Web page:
When I was a kid, I was fascinated by secret messages, pen-pals, and treasure maps: mysteries carried on pieces of paper. This was waaaaay before home internet access, and AOL Instant Messenger was still light-years away. At school, we had this phone book sized directory of schools across the USA that were part of a nationwide pen-pal program. It sometimes still amazes me how far we've come in terms of communication and information access -- it's nearly instantaneous. The only way it can be made faster is if we developed some sort of app that enables telepathy.
Art in a Bottle -- like a message in a bottle -- is another one of those nostalgic treasures of a bygone era. One bottle that was found in 2018 off the coast of Australia was over 130 years old! This DIY gift idea is so easy to customize for the artist-adventurer in your life, and it's a safe bet that no one else will get them the same thing.
A Glass Bottle
A Natural Cork
Art Materials: Make them Plein Air friendly. Easily portable supplies may include a fine line pen, watercolor pencils, a compact watercolor pan set, squeeze brushes, or pencils. Lightfast pigmented supplies are more archival than dye-based.
We suggest using materials that can be broken down in case your bottle doesn’t make it intact to its final destination. Glass breaks down to become sea glass, and paper disintegrates. Natural materials like wood and cork will break down over time, as well.
• Location, Location, Location Send a note with instructions to sketch a scene at the spot where they cast off their bottle, or create something inspired by their locale.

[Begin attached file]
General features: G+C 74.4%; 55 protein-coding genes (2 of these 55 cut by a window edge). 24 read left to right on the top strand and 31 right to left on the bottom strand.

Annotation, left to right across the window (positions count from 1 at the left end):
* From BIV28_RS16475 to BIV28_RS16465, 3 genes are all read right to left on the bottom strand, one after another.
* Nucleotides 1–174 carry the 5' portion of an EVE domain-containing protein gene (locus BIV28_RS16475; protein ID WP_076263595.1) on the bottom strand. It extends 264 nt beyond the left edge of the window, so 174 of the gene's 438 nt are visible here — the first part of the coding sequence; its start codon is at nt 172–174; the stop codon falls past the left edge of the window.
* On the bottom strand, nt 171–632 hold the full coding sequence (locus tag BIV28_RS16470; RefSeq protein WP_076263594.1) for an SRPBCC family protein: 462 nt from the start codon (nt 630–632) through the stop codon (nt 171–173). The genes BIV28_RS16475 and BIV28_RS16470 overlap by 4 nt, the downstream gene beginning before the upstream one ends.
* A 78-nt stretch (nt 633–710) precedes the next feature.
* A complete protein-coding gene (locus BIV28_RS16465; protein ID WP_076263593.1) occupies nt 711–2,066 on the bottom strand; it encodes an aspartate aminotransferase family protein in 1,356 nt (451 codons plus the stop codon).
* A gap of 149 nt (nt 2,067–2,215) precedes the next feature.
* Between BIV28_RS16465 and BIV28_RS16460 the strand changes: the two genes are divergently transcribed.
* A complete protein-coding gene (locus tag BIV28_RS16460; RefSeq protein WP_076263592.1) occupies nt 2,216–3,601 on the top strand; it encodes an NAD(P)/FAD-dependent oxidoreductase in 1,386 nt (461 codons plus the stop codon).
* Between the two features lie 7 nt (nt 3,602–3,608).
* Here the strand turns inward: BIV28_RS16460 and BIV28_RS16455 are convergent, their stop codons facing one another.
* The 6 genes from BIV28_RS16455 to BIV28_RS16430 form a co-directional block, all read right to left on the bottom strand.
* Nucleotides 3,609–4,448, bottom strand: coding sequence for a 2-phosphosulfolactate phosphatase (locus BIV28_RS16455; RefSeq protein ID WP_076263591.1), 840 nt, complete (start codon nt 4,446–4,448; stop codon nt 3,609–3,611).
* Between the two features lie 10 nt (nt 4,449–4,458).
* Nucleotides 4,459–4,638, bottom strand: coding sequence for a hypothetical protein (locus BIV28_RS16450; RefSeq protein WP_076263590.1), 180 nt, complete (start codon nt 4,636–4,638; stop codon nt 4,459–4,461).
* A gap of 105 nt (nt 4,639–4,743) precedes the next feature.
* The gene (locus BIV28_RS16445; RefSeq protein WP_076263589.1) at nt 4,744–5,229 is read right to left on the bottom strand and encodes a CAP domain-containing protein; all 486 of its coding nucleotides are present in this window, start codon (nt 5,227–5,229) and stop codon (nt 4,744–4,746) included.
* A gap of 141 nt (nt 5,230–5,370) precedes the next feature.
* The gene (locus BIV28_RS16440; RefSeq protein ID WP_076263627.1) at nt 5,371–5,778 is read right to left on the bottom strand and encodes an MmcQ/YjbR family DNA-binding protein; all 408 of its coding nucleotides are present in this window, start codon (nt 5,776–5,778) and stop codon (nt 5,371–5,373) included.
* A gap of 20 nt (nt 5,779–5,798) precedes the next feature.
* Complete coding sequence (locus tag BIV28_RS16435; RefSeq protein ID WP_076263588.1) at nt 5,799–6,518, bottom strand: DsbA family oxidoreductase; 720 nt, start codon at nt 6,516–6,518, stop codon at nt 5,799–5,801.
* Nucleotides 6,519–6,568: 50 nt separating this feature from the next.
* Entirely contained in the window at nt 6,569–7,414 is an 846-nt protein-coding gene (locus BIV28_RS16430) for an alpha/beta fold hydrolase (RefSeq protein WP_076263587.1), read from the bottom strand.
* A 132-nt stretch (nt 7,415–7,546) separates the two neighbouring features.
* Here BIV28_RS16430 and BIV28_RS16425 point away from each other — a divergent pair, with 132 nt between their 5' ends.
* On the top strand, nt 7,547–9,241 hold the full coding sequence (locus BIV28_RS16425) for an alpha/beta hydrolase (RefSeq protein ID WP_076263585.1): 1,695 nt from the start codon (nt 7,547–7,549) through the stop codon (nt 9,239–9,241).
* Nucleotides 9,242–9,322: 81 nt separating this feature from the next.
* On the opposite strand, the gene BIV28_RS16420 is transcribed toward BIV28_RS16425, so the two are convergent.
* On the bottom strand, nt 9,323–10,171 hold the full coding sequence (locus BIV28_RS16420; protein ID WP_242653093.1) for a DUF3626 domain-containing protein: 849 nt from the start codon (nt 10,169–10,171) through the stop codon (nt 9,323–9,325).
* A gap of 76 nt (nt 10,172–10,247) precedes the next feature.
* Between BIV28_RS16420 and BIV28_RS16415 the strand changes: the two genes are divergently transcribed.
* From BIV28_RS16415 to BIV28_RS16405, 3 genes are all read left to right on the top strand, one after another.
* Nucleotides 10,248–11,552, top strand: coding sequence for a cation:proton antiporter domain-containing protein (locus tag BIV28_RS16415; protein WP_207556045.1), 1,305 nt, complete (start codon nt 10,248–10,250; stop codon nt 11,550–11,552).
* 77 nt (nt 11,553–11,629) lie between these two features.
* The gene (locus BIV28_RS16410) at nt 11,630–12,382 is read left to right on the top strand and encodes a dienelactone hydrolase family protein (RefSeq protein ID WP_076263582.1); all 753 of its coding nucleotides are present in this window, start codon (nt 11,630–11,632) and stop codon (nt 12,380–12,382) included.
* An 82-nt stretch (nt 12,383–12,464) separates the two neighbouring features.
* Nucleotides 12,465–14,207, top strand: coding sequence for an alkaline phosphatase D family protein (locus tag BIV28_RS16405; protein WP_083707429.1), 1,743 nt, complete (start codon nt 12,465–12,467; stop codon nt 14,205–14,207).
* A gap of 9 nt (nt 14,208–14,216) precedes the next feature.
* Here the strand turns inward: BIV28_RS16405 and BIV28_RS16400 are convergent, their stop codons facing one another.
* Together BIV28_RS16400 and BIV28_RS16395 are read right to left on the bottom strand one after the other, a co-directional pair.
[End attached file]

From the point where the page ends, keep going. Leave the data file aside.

• Time Traveler
Put together a kit with a time traveler theme and suggest they make something signature to their style, or even to create a self-portrait. Include some notepaper with the art paper for them to write down anything they think would be interesting for someone in the future to find.
• Environmental Experiment
Include ways to track their art once the bottle has been cast. If you know where they are traveling to, include a current chart, a mini GPS tracker, or instructions to use the interactive map here: http://www.adrift.org.au/. This site was developed by the scientifically minded folks from Imperial College London, Utrecht University, and the Arc Center of Excellence for Climate System Science to track plastic ocean waste. Still, the same concept applies to your glass bottle since it uses a mathematical formula that uses data from currents and weather (Van Sebille, England, & Froyland, 2015).
Encourage your gift recipient to take a photo of their art before casting it off and posting it on social media. Include contact info, hashtags, or other information on the reverse side of their art should someone find the bottle intact. Other identifying info, such as the coordinates where it was cast off, can help connect the art back to the sender.
We'd love to see where your work ends up, too. If you've made one of these sets, or you were lucky enough to receive one, take a photo and post it to Instagram using #KINartinabottle
More on this idea: Thanks goes out once again to Diana Waldon, who made the artwork and the video for this project example.
If you'd like to read more on currents and what happens to things we throw into our oceans, the open environmental research letter for the website adrift.org.au is referenced below.
Van Sebille, E., England, M.H, Froyland, G. (2015). Origin, dynamics and evolution of ocean garbage patches from observed surface drifters. IOP Science: Environmental Research Letters, 7(4). Retrieved from https://iopscience.iop.org/article/10.1088/1748-9326/7/4/044040.